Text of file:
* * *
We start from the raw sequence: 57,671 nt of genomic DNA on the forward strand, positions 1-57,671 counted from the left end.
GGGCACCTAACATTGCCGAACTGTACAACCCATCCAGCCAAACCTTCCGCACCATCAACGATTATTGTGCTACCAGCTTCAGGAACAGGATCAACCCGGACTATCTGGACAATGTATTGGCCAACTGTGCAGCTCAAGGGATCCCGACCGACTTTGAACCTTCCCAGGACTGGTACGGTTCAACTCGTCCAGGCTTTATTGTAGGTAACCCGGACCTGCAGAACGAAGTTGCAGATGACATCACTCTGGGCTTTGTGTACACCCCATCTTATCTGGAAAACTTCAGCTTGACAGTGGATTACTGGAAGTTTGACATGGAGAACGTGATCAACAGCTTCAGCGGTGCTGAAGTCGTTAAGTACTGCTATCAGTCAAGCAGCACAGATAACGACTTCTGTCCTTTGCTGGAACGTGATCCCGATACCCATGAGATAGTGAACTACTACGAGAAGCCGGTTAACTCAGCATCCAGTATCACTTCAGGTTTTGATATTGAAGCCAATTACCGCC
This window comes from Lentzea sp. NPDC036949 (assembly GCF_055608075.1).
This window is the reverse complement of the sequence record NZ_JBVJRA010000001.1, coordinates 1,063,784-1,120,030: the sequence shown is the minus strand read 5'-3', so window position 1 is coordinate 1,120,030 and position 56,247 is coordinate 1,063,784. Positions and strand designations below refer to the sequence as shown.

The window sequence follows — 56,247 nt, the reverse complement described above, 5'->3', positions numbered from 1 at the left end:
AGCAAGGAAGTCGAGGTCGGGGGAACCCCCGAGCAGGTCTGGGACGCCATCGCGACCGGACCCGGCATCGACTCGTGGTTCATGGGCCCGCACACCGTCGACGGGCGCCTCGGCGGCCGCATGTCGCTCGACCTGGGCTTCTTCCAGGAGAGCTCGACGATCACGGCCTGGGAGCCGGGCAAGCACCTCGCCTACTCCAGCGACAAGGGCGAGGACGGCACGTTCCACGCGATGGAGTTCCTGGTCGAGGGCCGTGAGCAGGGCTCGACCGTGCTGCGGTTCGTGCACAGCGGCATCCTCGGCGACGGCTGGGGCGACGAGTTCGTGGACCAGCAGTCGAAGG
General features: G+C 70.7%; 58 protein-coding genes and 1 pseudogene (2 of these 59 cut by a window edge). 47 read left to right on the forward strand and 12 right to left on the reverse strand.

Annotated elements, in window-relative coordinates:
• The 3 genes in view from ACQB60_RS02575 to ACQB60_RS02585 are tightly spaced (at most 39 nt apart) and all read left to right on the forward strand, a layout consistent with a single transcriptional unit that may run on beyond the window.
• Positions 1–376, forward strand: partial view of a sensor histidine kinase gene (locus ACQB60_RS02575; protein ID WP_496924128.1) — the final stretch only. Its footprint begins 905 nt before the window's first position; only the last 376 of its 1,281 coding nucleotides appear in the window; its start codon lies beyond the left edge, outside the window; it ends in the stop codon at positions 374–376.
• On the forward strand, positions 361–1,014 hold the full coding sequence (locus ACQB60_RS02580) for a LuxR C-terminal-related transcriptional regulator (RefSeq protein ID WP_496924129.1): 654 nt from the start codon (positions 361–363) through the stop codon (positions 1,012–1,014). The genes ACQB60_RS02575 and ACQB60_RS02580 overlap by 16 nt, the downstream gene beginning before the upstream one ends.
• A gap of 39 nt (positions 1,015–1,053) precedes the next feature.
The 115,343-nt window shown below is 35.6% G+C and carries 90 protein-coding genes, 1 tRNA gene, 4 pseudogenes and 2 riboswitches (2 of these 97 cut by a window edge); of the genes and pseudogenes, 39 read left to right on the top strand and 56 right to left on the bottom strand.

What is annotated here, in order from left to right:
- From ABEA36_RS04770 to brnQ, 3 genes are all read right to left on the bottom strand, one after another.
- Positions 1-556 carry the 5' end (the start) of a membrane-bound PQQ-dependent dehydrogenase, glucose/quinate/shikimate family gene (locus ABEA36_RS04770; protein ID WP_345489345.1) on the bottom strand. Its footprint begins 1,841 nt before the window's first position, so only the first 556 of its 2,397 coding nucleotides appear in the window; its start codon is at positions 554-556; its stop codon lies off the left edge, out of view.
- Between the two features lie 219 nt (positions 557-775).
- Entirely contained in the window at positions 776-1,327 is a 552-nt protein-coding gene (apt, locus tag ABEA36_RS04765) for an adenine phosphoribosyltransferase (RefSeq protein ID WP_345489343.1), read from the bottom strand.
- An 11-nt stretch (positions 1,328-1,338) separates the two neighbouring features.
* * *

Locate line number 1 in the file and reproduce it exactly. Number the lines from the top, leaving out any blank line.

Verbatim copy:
We start from the raw sequence: 57,671 nt of genomic DNA on the forward strand, positions 1-57,671 counted from the left end.